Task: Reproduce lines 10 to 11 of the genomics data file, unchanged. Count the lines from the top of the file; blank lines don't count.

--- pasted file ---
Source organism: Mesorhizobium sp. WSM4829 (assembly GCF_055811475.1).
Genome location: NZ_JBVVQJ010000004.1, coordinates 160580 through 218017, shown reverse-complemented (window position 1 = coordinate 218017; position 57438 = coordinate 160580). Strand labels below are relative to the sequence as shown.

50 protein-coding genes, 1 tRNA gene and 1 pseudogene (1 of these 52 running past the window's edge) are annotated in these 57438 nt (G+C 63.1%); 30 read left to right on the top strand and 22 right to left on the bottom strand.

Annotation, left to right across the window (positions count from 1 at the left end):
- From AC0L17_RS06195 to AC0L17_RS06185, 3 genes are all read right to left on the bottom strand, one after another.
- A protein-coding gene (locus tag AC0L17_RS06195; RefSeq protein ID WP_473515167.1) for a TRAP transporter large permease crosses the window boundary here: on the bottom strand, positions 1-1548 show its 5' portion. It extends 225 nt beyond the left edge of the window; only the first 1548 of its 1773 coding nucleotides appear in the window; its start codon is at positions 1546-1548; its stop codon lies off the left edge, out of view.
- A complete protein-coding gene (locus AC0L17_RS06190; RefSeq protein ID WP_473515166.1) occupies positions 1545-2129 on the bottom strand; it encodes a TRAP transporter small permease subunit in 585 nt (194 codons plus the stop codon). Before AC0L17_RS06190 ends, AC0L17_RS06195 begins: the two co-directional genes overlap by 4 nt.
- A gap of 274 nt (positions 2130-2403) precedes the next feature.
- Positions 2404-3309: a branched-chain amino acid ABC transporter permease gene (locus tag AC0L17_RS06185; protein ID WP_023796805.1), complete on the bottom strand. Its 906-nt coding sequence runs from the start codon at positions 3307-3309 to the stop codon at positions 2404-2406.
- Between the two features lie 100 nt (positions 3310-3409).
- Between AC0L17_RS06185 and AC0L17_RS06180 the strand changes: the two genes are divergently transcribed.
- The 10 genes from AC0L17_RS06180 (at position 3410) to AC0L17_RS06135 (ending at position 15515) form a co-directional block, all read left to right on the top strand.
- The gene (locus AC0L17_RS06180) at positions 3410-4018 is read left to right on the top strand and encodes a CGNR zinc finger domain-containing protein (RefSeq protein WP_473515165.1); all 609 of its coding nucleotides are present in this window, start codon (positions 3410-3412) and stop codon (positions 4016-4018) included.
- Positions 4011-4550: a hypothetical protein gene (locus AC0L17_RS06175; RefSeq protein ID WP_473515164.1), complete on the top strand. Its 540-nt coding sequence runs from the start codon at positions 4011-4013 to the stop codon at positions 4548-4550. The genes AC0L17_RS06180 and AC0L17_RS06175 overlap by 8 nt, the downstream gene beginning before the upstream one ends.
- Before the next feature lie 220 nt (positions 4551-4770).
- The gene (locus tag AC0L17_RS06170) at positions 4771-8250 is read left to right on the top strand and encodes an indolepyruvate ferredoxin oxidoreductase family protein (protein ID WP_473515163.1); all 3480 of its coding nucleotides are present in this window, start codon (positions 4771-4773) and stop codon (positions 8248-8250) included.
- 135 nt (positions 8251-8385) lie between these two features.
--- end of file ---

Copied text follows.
- Between the two features lie 100 nt (positions 3310-3409).
- Between AC0L17_RS06185 and AC0L17_RS06180 the strand changes: the two genes are divergently transcribed.